Quite a lot of things annoy me about the Met Office as regulars readers of this blog will have no doubt picked up over the years. One of the worst traits that they have, is when talking about climate statistics for the UK, they use the following phrase:
“When records began in 1910…”
When you know full well that detailed records existed much earlier than that. What they ought to say, which is much close to the truth, is:
“We’ve only managed to digitize records back as far back as 1910, and even though we hold detailed climate records that go as far back as the early 1850’s, we can’t be bothered to do anything with because we’ve already spent the money on a big new shiny supercomputer.”
There is a classic example of that on their website today concerning the occurrence of frost in the UK during April.
“Detailed frost recording in the UK began in 1961”. What a shocking admission for the national weather service of a country that was established in 1854. That must mean all of the sterling work done by meteorologists before 1961 was all in vain and a complete waste of time. What happened to all the temperature records between 1854 and 1960? At random, I picked out a copy of the DWR for January 1917 just to see if there were any extreme temperatures reported back then, and unsurprisingly there they were, for thirty-three stations across the British Isles (fig 2). Of course that’s just the tip of the iceberg, because like today, many more climatological returns from stations remain unpublished and go straight into the archives.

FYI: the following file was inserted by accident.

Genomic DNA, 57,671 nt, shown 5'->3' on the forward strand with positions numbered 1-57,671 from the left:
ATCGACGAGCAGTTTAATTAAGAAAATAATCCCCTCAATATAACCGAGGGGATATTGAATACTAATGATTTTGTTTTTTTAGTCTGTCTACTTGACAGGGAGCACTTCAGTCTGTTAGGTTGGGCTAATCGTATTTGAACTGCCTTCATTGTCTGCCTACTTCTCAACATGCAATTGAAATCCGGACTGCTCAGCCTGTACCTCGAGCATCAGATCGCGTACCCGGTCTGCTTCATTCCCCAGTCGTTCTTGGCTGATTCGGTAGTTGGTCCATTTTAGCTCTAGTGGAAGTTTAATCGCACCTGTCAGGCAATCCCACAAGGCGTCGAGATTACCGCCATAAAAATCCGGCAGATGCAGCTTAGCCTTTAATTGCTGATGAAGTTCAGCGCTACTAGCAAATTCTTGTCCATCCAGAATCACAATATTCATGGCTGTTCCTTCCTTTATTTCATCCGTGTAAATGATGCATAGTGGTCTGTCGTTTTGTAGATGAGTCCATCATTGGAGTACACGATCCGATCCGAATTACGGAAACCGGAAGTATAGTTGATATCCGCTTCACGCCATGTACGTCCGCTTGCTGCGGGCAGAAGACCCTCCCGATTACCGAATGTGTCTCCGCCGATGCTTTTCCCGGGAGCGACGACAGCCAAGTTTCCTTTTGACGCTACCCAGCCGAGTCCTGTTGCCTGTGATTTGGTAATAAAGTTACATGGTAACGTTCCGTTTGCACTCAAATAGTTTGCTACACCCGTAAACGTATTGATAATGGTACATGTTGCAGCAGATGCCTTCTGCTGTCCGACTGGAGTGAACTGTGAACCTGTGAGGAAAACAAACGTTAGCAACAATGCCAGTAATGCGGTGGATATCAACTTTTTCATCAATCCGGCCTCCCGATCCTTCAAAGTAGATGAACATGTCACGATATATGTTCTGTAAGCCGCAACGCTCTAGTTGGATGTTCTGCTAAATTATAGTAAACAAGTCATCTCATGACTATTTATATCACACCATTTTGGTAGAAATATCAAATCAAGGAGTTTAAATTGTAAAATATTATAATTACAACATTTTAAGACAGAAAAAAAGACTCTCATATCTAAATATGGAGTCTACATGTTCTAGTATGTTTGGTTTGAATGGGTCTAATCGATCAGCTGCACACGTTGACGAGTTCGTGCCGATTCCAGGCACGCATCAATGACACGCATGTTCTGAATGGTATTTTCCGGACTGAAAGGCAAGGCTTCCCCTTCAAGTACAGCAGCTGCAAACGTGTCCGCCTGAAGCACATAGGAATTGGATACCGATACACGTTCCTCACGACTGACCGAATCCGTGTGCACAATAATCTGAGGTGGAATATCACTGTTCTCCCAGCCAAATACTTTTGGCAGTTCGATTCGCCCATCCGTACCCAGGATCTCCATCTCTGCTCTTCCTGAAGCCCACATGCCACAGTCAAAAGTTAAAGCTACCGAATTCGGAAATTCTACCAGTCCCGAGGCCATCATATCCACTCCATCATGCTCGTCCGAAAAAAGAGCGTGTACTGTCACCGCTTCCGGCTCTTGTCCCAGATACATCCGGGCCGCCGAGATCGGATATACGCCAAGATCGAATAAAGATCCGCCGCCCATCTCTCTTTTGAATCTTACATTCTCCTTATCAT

Absolutely no excuse
The Met Office were one of the first big users of computers and still are, here is a list of the computers that they’ve used down through the years (fig 3). I realise that looking forward with NWP model is vital, but so is looking back, and treasuring the climate data that previous generations have made since 1854. But why is it that climate records have always seemed to have been neglected, and climate data limited and inaccessible when there seems to have been no lack of one of the world’s fastest supercomputers at their disposal?
The Met Office have the resources, both in terms of staff and computing power to digitize the rainfall, temperature and sunshine records of the past and extend the gridded data series that they already have, back at least 50 years before 1910, but they have chosen to leave that wealth of old climate data untapped, and for the life of me, I just can’t understand why?